Without good web design, your site is likely doomed to the back pages of the internet. If that sounds a bit bleak, well, that's because the market is fairly saturated, and your competition is a bit stiff. But that's not to say that all is lost. Here are four key principles of good web design to keep in mind, no matter what kind of company you are -- and no matter what kind of lasting audience you're trying to achieve.
Readers don't read -- they scan.
If you're searching for a quick answer to a question, you're not likely to read the entirety of a web article until you find it. Rather, you'll scan the page looking for headings, bold text, lists and other formatting clues to help guide your eyes to the answer you seek. It's imperative to never create gigantic blocks of text on any webpage. If users want to get lost in monolithic paragraphs, they'll go read Henry James. When they want quick answers, they'll scan your page -- so you'd better know how to engage their eyeballs.
Keep your formatting consistent.
Could you imagine trying to navigate a website that changed its layout with each new page you clicked on? It would be maddening! Good web design is all about consistency, and what makes a good web designer is really his or her ability to keep the site visitor grounded in his or her navigation on the site. That's one of the most essential principles of good web design you can remember.
Balance creativity with functionality.
Any good digital marketing agency knows when to bust out the eye-candy graphics and when to keep a site minimal, pragmatic and functional for a user. It can be a huge challenge for certain firms to find this kind of harmony, but it's crucial to building up user loyalty. Web visitors expect a good logo design in order to guide them back to a home page; they also expect tabs to help them quickly establish the basic layout of your site. Good web page design will be eye-catching, but it won't simply be different for the sake of different. It'll be memorable but comfortable for any users to pick up on and utilize.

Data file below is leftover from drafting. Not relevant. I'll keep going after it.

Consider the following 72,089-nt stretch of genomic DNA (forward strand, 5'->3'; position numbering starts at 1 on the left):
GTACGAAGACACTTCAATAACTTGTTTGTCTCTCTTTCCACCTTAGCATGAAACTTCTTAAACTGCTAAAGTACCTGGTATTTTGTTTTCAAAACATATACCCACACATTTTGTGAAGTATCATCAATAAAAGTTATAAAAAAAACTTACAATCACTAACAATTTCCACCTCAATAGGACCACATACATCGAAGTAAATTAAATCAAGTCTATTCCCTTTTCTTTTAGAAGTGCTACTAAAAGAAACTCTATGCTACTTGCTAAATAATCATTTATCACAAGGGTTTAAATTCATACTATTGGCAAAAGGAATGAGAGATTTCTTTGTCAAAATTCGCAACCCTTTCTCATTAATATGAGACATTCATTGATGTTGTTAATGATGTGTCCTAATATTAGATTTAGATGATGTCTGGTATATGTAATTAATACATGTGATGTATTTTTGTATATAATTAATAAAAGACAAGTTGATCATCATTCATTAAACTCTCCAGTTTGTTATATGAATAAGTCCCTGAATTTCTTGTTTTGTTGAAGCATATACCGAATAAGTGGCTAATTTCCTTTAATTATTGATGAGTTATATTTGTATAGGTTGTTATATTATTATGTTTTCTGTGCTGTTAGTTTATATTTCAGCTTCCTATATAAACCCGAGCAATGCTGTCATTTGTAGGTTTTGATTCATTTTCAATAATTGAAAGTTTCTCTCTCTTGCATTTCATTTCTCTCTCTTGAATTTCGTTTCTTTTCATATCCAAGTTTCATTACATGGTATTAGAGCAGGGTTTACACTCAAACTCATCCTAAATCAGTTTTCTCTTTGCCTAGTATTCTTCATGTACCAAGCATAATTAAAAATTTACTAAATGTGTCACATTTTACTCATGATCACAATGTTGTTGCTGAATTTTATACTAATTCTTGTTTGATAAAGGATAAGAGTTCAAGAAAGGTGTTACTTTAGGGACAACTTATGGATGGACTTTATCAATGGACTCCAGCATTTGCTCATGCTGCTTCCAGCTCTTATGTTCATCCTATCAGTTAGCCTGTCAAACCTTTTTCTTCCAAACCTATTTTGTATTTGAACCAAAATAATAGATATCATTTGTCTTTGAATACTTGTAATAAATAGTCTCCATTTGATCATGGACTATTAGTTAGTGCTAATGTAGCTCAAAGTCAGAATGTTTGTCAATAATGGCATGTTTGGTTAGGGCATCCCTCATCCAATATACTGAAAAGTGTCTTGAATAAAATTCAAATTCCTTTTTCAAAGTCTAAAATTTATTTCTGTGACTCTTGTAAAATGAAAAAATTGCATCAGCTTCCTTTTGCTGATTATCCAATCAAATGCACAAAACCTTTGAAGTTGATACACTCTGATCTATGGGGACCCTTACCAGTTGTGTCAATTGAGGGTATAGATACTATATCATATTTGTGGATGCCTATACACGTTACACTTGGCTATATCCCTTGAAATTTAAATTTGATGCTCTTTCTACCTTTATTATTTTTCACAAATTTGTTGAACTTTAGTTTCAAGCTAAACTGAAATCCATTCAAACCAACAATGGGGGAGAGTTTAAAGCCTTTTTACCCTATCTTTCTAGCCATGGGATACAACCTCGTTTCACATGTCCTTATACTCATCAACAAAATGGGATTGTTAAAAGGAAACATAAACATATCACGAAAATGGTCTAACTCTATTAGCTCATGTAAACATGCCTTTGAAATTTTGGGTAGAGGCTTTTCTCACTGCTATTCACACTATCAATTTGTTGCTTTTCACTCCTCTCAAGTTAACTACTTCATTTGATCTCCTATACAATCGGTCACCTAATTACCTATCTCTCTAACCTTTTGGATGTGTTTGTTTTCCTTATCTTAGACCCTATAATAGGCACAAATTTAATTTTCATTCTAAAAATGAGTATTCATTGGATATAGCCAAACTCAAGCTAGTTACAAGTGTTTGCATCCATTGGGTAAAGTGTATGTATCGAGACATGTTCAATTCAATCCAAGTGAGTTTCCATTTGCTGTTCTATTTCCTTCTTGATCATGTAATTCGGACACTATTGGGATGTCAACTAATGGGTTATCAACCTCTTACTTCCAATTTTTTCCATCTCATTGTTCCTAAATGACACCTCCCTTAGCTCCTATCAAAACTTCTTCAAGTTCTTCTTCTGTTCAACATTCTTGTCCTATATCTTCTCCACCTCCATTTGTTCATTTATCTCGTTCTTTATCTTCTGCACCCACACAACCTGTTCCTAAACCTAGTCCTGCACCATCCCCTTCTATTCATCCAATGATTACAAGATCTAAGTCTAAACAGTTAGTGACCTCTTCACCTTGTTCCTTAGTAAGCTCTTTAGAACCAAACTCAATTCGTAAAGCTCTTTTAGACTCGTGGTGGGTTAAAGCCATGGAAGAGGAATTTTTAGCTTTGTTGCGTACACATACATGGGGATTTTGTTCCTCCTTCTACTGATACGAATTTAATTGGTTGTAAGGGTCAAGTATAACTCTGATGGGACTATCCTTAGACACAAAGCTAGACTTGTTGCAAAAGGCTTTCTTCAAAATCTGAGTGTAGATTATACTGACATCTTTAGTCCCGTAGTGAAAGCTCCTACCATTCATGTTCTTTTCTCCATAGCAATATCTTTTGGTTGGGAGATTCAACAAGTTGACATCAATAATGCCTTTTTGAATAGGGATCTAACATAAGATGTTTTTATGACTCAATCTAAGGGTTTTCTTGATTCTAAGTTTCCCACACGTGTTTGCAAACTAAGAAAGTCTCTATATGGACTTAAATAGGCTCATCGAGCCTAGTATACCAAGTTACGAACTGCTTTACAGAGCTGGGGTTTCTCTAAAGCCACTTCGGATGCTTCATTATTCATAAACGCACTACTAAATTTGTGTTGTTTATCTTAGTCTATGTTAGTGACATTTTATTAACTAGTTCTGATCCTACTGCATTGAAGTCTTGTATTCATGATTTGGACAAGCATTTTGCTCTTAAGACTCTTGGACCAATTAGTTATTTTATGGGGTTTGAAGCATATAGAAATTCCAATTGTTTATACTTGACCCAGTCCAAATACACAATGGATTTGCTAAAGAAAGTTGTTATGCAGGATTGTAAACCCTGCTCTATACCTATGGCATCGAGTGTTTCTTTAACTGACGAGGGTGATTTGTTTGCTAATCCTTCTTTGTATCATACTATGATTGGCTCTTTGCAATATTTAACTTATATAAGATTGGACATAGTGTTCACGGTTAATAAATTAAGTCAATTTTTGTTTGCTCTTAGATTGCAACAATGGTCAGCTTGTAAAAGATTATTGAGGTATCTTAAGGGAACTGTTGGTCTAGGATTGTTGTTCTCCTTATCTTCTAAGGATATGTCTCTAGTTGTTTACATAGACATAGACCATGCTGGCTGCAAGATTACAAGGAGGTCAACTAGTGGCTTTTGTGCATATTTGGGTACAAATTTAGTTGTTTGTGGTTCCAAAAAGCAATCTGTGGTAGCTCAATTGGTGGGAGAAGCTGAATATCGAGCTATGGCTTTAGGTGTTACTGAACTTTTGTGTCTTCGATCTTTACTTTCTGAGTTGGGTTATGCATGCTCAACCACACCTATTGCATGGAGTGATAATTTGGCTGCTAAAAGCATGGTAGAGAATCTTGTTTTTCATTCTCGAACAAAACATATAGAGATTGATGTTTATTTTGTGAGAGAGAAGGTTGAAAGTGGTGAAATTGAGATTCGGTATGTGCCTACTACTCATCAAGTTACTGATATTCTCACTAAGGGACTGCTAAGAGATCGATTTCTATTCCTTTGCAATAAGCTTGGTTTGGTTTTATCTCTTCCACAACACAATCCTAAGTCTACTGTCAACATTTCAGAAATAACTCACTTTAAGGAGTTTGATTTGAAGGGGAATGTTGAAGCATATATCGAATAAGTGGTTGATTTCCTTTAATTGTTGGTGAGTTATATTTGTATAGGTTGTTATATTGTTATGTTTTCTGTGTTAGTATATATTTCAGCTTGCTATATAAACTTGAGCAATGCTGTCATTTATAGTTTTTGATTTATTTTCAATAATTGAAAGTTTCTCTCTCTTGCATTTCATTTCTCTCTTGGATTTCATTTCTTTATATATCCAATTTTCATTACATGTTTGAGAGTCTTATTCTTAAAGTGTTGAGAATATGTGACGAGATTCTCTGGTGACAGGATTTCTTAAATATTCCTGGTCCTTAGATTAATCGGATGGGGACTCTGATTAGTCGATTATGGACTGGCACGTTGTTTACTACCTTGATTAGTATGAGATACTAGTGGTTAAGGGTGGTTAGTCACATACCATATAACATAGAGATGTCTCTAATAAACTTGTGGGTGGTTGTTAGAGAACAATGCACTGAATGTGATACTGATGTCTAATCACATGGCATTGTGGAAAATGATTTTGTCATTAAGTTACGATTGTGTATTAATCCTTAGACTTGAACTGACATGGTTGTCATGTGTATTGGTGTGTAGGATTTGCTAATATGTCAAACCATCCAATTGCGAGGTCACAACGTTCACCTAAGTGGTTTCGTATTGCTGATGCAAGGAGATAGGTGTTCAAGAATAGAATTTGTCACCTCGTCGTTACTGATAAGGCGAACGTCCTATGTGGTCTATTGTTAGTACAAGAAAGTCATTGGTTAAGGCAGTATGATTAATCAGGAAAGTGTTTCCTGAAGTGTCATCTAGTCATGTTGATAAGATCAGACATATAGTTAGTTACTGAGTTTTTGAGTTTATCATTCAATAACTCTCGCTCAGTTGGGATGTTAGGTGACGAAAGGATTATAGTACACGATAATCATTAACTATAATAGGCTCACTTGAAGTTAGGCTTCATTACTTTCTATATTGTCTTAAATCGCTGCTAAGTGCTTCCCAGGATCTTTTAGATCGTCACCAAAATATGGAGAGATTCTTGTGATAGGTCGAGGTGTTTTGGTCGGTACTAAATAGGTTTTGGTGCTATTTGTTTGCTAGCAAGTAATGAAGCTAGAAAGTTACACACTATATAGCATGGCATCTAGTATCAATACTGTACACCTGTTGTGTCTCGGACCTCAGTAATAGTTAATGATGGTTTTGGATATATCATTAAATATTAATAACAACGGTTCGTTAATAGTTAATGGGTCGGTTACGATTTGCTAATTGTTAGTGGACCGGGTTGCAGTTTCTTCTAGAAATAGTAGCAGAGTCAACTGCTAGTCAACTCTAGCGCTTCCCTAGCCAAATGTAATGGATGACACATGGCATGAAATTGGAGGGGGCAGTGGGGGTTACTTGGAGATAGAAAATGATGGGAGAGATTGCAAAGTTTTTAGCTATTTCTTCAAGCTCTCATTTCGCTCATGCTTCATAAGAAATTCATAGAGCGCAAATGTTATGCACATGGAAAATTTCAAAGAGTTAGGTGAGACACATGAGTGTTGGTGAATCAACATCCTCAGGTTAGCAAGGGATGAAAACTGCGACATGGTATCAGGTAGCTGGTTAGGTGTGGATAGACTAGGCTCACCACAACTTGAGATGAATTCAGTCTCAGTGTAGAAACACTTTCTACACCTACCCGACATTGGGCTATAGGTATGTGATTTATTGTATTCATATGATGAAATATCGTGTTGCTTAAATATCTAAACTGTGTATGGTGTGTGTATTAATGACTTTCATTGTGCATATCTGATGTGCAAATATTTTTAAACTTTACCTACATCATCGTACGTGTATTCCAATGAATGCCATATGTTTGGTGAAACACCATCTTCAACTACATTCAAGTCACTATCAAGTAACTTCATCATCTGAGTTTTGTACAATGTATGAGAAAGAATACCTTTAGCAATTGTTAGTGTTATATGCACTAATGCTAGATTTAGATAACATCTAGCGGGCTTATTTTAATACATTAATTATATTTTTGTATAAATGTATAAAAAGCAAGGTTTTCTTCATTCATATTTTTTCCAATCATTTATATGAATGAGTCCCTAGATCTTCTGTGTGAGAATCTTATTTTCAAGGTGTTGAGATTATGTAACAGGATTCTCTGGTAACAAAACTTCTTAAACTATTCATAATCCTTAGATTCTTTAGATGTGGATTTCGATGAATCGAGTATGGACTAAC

Free up your font and title choices.
You could design a gorgeous, simplistic webpage layout that draws people in based on its engaging layout and color scheme. But if you've chosen a rotten font (I'm looking at you, Comic Sans), you're likely to lose their interest in a matter of seconds. This ties into the idea of functionality we mentioned above -- don't do something just because it makes your site stick out, especially if it risks alienating web users who've grown accustomed to the way the web at large tends to operate. Additionally, pretty pages are rendered moot by poor word choices, so tighten up the writing as best you can, especially when it comes to catchy titles.
These are just four of the important principles of good web design you should rely on. Go for the tried and true, but never make it ordinary. That's all a part of landing the best web design on the internet.